# Project Work: Segregating Human and HFT Algo Orders

### Introduction

Market price is determined by the participants. The trending and range bound markets are the moods of the participants. By analyzing the participants we can have a wide variety of conclusions. Consider the two extreme participants, HFT Algos and humans.

Now let us analyze human oriented orders. Humans cannot replace the orders hundreds of times per second, nor can they adjust the price in fractions so as to profit from them. On the other hand, the Algos can replace the orders even in a fraction of a second and they try to make profit from even the small edges.

The idea of the study is to segregate the human and machine orders based on the minimum time to replace the order before the execution of the order. If the minimum replace time is more than threshold time Ts, then the order is considered as a human order else HFT algo order. The effectiveness of the segregation is then determined with the sample data that has the human and HFT algo that has the human and HFT algo order details.

### Background

The study is based on the historical tick by tick (TBT) sample data. Every tick (order) in the historical data has been attributed to “algo” or “non-algo”. So if we can segregate the orders based on the average replace time (ts), we can compare our effectiveness using the attributes of the historical data.

### Implementation

The program for the backtesting is written in python and for some functions, cython library has been used. Below is a flow chart for segregating the trades based on the average replace time.

Functions for calculating the average replace time and segregation of the orders based on the average replace time are added the program. Program for generating confusion matrix from the summary is also given.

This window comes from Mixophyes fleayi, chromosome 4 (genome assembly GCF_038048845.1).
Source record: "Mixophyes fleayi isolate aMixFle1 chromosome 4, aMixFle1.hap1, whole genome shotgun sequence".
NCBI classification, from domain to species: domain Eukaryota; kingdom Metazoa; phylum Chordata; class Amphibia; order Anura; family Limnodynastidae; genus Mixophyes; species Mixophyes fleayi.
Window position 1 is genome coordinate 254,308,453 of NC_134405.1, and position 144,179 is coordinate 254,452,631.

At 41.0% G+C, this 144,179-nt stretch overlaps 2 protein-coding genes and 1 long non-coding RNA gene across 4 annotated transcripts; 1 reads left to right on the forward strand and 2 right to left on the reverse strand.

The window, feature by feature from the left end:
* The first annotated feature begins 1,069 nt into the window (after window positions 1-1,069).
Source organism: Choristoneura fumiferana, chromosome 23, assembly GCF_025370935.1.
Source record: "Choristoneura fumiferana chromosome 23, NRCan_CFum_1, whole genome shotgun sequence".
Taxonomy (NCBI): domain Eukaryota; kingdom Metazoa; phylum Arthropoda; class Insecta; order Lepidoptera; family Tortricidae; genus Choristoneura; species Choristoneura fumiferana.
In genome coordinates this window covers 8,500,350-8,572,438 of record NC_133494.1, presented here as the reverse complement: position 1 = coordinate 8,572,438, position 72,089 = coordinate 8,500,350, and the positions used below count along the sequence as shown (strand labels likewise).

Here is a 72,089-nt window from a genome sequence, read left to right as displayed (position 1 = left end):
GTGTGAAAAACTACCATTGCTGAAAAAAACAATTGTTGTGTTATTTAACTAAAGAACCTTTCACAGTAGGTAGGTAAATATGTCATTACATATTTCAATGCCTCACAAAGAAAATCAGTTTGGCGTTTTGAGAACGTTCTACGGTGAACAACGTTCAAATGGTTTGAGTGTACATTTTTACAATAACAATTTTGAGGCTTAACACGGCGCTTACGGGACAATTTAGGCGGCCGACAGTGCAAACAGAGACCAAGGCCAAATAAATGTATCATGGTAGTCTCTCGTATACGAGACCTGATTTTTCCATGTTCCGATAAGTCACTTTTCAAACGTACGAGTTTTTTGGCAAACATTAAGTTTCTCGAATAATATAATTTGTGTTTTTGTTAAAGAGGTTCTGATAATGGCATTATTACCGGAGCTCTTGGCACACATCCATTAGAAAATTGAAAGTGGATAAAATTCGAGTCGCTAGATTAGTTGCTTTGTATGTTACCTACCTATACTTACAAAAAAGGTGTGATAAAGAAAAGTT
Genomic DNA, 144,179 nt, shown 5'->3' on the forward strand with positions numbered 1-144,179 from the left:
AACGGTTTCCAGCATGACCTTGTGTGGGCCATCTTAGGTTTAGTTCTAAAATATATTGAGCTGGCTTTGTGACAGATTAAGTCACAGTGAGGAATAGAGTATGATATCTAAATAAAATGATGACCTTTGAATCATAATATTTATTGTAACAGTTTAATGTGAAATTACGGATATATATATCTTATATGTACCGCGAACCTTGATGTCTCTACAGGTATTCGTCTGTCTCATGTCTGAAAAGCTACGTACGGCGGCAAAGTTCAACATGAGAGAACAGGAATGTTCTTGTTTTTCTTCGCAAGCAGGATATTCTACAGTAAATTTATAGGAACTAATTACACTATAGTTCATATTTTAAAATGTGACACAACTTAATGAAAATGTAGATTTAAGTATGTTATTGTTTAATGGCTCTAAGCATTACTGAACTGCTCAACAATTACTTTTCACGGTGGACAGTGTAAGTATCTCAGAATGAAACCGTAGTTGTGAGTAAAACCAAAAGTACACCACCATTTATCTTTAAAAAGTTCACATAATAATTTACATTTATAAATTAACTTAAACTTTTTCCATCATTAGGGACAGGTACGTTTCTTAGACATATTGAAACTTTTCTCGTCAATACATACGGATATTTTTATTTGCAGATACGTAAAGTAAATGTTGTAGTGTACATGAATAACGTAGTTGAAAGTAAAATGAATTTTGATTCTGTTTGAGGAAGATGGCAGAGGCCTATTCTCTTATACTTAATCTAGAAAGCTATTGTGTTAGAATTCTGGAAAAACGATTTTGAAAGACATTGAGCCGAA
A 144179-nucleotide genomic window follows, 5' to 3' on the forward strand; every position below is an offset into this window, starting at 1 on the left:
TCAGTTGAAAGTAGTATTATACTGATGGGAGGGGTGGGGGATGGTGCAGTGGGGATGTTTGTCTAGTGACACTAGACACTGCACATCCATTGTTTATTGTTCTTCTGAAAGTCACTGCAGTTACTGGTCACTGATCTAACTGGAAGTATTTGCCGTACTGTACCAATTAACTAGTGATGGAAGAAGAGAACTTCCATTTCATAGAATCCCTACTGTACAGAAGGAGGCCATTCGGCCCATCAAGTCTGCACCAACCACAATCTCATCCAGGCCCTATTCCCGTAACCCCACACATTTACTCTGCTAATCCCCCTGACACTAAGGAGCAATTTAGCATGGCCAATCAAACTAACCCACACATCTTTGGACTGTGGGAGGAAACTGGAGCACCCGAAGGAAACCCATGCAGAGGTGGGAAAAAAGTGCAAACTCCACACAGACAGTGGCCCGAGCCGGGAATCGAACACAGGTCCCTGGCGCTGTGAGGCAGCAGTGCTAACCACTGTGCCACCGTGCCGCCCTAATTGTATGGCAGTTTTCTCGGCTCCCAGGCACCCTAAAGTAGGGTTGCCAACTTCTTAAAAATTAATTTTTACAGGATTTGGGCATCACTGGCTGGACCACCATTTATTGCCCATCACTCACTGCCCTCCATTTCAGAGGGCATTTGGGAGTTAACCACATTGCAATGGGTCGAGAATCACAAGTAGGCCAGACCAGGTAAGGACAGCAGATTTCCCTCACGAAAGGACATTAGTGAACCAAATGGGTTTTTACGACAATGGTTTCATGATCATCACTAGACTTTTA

#### Instructions for running the program:

1. Windows pc with spyder installed and all the modules

rbtree, odict, numpy, pandas, gzip, logging, os, sys, time, csv, copy

2. Unpack the code
3. Place the data to be tested in the same folder as the code (let it be datatest.csv)
4. Compile the c code using

python .\setup.py build_ext –inplace

5. Run the program using

\output .\datanew.csv

6. The summary of the all the executed order along with their average modification time, the number of modification is in the summary file
7. To generate confusion matrix

Run classification.py on the summary.csv

8. Python classification.py summary.csv

### Conclusions

After the segregation is done, confusion matrix is generated according to the following rule and the results are used for the analysis.

The orders which are algo are classified as algo at a higher percentage when the average replace time is less than 1sec and as the average replace time increases that percentage reduces. For human orders, this percentage doesn’t change much and remains in the range from 36%  to 47% which means there are some algos which have been employed to trade on higher time frames also. And also there is a slight jump in the percentages around 10 seconds threshold.

Note: These conclusions/observations are not final as the market keeps on adjusting itself continuously and the results will change with the latest data.

### About the author

Narasimha Sriharsha K. is a full-time trader and market enthusiast. He spends most of his time trying to find the next entry/ exits. He predominantly trades futures and options. His interest in stock markets led him to pursue EPAT™ at QuantInsti®.

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### Motivation for the project

There is no strategy which works well in all the bull, bear and sideways markets, but by analyzing the behavior of market participants, we can use strategies which are better suitable for the situation. This above premise, the book ‘Market Microstructure’ by Larrys Harris and Mr. Raizada’s lecture on Market Microstructure are the inspiration for this project.

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